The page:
Conditional probability provides a way to update our knowledge or beliefs about the occurrence of an event based on new information or conditions. It allows us to make more informed predictions and decisions by taking into account relevant context.

### What’s more to look at?

For example, let’s consider rolling a fair six-sided die. The probability of rolling a 5 is 1/6 since there is one favorable outcome (rolling a 5) out of six equally likely outcomes (rolling numbers 1 to 6).

Now, suppose we are given the additional information that the rolled number is odd. We want to find the probability of rolling a 5 given that the number rolled is odd. In this case, the condition is that the number is odd.

Out of the six possible outcomes, three are odd numbers (1, 3, and 5). Since we know that the number rolled is odd, we can narrow down the sample space to only the odd numbers. Therefore, the probability of rolling a 5 given that the number rolled is odd is 1/3.

Conditional probability allows us to update our probabilities based on new evidence or conditions. It is widely used in various fields such as statistics, machine learning, finance, and genetics to analyze and model complex relationships between events or variables.

Conditional probability is particularly important in Bayesian statistics, which provides a framework for incorporating prior beliefs and new evidence to update probabilities. Bayes’ theorem, a fundamental result in Bayesian statistics, allows us to calculate the conditional probability of an event given new information.

### Bayes’ theorem states:

P(A|B) = (P(B|A) * P(A)) / P(B)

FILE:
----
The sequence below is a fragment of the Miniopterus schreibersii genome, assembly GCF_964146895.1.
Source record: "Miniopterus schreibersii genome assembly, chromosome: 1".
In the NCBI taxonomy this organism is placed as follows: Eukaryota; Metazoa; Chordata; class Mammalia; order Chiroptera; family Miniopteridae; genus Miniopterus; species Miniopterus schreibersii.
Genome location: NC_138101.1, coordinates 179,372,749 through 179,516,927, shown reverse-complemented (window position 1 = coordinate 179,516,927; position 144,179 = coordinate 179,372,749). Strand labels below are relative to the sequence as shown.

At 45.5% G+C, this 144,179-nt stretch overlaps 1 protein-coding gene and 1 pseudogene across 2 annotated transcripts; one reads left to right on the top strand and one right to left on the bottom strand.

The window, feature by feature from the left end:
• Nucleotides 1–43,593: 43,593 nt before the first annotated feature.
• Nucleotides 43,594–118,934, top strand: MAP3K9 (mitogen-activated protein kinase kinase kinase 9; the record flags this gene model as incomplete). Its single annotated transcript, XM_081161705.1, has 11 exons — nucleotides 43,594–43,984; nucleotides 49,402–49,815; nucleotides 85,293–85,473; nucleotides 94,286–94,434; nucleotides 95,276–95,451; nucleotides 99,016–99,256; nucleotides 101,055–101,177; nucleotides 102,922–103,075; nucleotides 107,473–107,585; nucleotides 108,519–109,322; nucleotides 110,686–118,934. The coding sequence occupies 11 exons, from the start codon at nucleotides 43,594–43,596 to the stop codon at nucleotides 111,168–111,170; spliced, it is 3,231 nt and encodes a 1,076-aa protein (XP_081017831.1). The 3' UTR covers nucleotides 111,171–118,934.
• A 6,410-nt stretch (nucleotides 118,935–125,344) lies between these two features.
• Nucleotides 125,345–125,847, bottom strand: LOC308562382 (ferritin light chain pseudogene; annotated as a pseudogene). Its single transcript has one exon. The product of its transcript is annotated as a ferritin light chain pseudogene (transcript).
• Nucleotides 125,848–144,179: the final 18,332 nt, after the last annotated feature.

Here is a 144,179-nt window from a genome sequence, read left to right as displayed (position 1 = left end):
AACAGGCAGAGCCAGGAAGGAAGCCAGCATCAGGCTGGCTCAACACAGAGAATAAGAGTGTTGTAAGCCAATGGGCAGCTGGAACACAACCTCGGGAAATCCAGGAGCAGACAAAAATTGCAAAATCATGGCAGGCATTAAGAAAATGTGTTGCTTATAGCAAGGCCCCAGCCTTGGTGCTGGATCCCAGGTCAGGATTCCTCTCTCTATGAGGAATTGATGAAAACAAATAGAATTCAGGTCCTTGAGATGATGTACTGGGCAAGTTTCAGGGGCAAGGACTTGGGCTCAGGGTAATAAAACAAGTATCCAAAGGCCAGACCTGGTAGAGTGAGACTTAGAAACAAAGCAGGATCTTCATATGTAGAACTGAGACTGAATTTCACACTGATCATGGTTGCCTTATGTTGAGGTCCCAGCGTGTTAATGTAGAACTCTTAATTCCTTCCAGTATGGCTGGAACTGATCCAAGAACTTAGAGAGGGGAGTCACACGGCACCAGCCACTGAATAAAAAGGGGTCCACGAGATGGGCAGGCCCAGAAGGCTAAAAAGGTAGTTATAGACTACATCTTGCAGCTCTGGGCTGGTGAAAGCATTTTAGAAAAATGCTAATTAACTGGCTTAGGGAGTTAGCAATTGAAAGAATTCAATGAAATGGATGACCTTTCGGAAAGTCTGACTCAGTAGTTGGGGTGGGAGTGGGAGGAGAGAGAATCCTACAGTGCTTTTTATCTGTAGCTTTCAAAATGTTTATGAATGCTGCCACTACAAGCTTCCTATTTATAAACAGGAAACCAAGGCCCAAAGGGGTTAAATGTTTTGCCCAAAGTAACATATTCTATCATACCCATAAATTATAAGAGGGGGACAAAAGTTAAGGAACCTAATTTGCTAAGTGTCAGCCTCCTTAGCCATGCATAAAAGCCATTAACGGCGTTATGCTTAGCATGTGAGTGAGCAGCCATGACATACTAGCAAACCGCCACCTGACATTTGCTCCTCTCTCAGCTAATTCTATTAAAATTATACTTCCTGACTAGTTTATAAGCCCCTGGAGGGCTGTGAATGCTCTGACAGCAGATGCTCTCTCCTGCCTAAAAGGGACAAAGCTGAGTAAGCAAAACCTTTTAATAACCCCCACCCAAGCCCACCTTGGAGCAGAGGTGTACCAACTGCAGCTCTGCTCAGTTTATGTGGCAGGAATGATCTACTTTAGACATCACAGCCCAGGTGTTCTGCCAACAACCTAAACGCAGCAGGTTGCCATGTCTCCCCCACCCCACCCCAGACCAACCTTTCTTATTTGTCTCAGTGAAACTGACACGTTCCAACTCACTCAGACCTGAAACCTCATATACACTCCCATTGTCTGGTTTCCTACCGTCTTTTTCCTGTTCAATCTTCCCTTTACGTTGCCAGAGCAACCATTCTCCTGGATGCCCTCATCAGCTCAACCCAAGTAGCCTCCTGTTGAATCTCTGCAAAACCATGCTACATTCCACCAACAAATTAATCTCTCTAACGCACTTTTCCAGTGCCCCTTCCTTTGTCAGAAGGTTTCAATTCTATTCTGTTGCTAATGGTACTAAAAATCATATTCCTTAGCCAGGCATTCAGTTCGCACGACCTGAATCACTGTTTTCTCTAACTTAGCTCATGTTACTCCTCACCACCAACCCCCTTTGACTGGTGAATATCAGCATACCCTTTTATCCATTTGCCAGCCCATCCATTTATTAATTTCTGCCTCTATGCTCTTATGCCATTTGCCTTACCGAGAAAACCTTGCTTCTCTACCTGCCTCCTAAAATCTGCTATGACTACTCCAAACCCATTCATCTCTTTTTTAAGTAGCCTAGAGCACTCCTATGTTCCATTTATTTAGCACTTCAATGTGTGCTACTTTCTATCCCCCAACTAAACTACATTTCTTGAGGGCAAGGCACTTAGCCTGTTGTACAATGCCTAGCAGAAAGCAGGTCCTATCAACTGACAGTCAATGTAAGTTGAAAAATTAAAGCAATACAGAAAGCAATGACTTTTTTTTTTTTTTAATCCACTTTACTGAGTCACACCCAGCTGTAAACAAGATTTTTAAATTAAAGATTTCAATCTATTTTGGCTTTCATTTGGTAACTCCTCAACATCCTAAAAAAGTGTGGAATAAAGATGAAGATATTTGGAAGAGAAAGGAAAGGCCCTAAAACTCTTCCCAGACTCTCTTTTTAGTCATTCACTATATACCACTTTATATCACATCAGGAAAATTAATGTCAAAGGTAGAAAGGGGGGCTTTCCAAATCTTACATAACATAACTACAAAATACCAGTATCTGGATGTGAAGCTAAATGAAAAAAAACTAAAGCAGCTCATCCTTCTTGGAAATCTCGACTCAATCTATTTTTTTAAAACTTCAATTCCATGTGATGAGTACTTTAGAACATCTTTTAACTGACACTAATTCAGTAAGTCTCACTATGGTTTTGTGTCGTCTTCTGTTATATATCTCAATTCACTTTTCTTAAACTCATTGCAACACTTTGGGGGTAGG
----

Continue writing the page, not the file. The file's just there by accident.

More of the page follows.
where P(A) and P(B) are the probabilities of events A and B occurring independently, and P(B|A) is the conditional probability of event B given event A.

Bayes’ theorem provides a powerful tool for updating probabilities based on new evidence. It is widely used in applications such as medical diagnosis, spam filtering, and pattern recognition.

Understanding conditional probability is essential for interpreting statistical analyses, making informed decisions, and developing accurate predictive models. It allows us to reason about events in a probabilistic framework, taking into account additional information or conditions that influence the likelihood of an event.

In conclusion, conditional probability is a fundamental concept in probability theory that measures the likelihood of an event occurring given that another event has already occurred or is known to be true. It provides a way to update probabilities based on new evidence or conditions. Conditional probability is widely used in various fields and is a key component of Bayesian statistics. Understanding conditional probability is essential for probabilistic reasoning, statistical analysis, and decision-making.

## FAQs

**What is Conditional Probability?**

Conditional Probability is the probability of an event occurring given that another event has already occurred.

**How is Conditional Probability calculated?**

Conditional Probability is calculated by dividing the probability of the joint occurrence of two events by the probability of the condition event.

**When should I use Conditional Probability?**

Conditional Probability is used when the outcome of an event depends on the occurrence of another event, allowing for more accurate predictions and decision-making.

**What is the formula for Conditional Probability?**

The formula for Conditional Probability is: P(A|B) = P(A and B) / P(B), where P(A|B) is the probability of event A given event B has occurred, P(A and B) is the joint probability of events A and B, and P(B) is the probability of event B.

**Can you give an example of Conditional Probability?**

Sure! An example is finding the probability of drawing a red ball from a bag of red and blue balls, given that the first ball drawn was blue.

**How does Conditional Probability relate to Bayes’ Theorem?**

Bayes’ Theorem is a fundamental concept in probability theory that calculates conditional probabilities, allowing us to update our beliefs about the probability of an event based on new evidence.

**Is Conditional Probability only applicable to two events?**

No, Conditional Probability can be extended to multiple events, known as conditional joint probabilities. In such cases, the probability of an event occurring depends on the joint occurrence of multiple preceding events.